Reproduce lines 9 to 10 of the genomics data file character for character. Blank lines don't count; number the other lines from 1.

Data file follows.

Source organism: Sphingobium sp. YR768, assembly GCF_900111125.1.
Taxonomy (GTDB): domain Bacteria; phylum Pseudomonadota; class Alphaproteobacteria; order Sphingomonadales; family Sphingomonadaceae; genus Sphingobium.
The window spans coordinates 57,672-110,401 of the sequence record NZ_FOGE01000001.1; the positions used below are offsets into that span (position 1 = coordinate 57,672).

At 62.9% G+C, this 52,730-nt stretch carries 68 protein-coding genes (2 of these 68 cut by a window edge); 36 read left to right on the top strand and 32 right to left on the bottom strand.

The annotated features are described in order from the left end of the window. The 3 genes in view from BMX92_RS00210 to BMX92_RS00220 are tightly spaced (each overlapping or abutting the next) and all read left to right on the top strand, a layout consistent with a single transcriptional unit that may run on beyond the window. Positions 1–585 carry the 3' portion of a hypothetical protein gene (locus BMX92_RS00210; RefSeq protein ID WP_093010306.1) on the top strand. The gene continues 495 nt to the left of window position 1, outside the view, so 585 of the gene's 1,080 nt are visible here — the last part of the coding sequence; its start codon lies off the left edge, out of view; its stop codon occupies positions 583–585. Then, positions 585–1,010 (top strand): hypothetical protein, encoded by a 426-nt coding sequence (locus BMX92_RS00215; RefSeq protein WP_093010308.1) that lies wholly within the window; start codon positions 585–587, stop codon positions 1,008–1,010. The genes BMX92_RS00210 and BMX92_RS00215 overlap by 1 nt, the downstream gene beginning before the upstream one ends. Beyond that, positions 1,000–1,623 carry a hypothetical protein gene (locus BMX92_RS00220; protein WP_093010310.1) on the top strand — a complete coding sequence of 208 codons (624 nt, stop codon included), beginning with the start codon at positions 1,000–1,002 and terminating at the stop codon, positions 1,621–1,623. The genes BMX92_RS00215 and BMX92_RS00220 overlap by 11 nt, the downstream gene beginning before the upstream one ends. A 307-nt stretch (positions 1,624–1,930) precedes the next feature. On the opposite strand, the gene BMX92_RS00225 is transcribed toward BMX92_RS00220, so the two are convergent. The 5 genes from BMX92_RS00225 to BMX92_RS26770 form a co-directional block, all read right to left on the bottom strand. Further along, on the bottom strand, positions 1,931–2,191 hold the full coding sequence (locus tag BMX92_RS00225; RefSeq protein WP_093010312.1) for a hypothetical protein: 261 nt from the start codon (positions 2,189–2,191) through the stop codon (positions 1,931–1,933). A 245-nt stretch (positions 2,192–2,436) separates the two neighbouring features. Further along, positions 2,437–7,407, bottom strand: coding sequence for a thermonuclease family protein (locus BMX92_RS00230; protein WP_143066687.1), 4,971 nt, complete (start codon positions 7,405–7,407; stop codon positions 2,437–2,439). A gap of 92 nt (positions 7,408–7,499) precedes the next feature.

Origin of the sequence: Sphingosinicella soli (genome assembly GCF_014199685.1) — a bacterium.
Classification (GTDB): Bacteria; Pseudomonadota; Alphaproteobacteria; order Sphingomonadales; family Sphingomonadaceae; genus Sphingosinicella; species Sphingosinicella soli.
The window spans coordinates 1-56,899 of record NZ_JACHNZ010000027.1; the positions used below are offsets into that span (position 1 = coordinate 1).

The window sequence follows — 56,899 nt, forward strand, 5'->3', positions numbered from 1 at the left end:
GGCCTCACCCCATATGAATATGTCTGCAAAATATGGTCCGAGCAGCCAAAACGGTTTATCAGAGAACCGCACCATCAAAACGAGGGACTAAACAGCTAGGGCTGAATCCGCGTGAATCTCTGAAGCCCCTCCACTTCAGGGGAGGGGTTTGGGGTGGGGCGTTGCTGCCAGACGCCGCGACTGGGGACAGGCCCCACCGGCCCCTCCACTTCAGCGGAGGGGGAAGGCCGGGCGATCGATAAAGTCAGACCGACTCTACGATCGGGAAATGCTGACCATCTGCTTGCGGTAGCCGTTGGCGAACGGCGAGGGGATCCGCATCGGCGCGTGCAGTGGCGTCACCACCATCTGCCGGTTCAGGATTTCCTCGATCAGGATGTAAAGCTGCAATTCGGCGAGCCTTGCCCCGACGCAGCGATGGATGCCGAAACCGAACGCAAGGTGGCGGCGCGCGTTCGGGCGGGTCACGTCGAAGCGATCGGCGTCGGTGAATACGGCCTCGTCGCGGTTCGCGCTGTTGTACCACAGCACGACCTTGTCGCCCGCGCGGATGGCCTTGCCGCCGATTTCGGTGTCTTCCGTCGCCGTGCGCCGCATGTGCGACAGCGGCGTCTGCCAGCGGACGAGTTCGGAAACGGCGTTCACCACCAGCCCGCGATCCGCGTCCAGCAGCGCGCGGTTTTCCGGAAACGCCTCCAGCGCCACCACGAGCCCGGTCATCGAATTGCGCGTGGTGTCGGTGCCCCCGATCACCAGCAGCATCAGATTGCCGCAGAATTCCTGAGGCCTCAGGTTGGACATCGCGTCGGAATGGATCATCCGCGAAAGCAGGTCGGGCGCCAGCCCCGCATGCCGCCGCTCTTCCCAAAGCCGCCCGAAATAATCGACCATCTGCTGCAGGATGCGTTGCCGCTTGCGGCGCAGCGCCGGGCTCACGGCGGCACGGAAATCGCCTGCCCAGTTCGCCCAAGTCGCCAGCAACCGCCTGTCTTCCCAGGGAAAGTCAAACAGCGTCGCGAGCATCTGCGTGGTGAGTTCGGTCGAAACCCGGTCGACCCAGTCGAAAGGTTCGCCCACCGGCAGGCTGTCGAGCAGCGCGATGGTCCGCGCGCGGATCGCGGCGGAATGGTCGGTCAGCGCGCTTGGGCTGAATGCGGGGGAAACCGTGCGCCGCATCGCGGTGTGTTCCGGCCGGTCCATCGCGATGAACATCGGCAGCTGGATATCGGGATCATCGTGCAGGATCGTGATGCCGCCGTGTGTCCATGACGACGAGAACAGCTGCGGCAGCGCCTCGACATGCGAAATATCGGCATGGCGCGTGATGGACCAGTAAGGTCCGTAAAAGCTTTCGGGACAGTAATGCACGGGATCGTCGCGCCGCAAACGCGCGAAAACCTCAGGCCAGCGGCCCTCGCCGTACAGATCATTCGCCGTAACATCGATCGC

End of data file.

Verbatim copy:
The window sequence follows — 56,899 nt, forward strand, 5'->3', positions numbered from 1 at the left end:
GGCCTCACCCCATATGAATATGTCTGCAAAATATGGTCCGAGCAGCCAAAACGGTTTATCAGAGAACCGCACCATCAAAACGAGGGACTAAACAGCTAGGGCTGAATCCGCGTGAATCTCTGAAGCCCCTCCACTTCAGGGGAGGGGTTTGGGGTGGGGCGTTGCTGCCAGACGCCGCGACTGGGGACAGGCCCCACCGGCCCCTCCACTTCAGCGGAGGGGGAAGGCCGGGCGATCGATAAAGTCAGACCGACTCTACGATCGGGAAATGCTGACCATCTGCTTGCGGTAGCCGTTGGCGAACGGCGAGGGGATCCGCATCGGCGCGTGCAGTGGCGTCACCACCATCTGCCGGTTCAGGATTTCCTCGATCAGGATGTAAAGCTGCAATTCGGCGAGCCTTGCCCCGACGCAGCGATGGATGCCGAAACCGAACGCAAGGTGGCGGCGCGCGTTCGGGCGGGTCACGTCGAAGCGATCGGCGTCGGTGAATACGGCCTCGTCGCGGTTCGCGCTGTTGTACCACAGCACGACCTTGTCGCCCGCGCGGATGGCCTTGCCGCCGATTTCGGTGTCTTCCGTCGCCGTGCGCCGCATGTGCGACAGCGGCGTCTGCCAGCGGACGAGTTCGGAAACGGCGTTCACCACCAGCCCGCGATCCGCGTCCAGCAGCGCGCGGTTTTCCGGAAACGCCTCCAGCGCCACCACGAGCCCGGTCATCGAATTGCGCGTGGTGTCGGTGCCCCCGATCACCAGCAGCATCAGATTGCCGCAGAATTCCTGAGGCCTCAGGTTGGACATCGCGTCGGAATGGATCATCCGCGAAAGCAGGTCGGGCGCCAGCCCCGCATGCCGCCGCTCTTCCCAAAGCCGCCCGAAATAATCGACCATCTGCTGCAGGATGCGTTGCCGCTTGCGGCGCAGCGCCGGGCTCACGGCGGCACGGAAATCGCCTGCCCAGTTCGCCCAAGTCGCCAGCAACCGCCTGTCTTCCCAGGGAAAGTCAAACAGCGTCGCGAGCATCTGCGTGGTGAGTTCGGTCGAAACCCGGTCGACCCAGTCGAAAGGTTCGCCCACCGGCAGGCTGTCGAGCAGCGCGATGGTCCGCGCGCGGATCGCGGCGGAATGGTCGGTCAGCGCGCTTGGGCTGAATGCGGGGGAAACCGTGCGCCGCATCGCGGTGTGTTCCGGCCGGTCCATCGCGATGAACATCGGCAGCTGGATATCGGGATCATCGTGCAGGATCGTGATGCCGCCGTGTGTCCATGACGACGAGAACAGCTGCGGCAGCGCCTCGACATGCGAAATATCGGCATGGCGCGTGATGGACCAGTAAGGTCCGTAAAAGCTTTCGGGACAGTAATGCACGGGATCGTCGCGCCGCAAACGCGCGAAAACCTCAGGCCAGCGGCCCTCGCCGTACAGATCATTCGCCGTAACATCGATCGC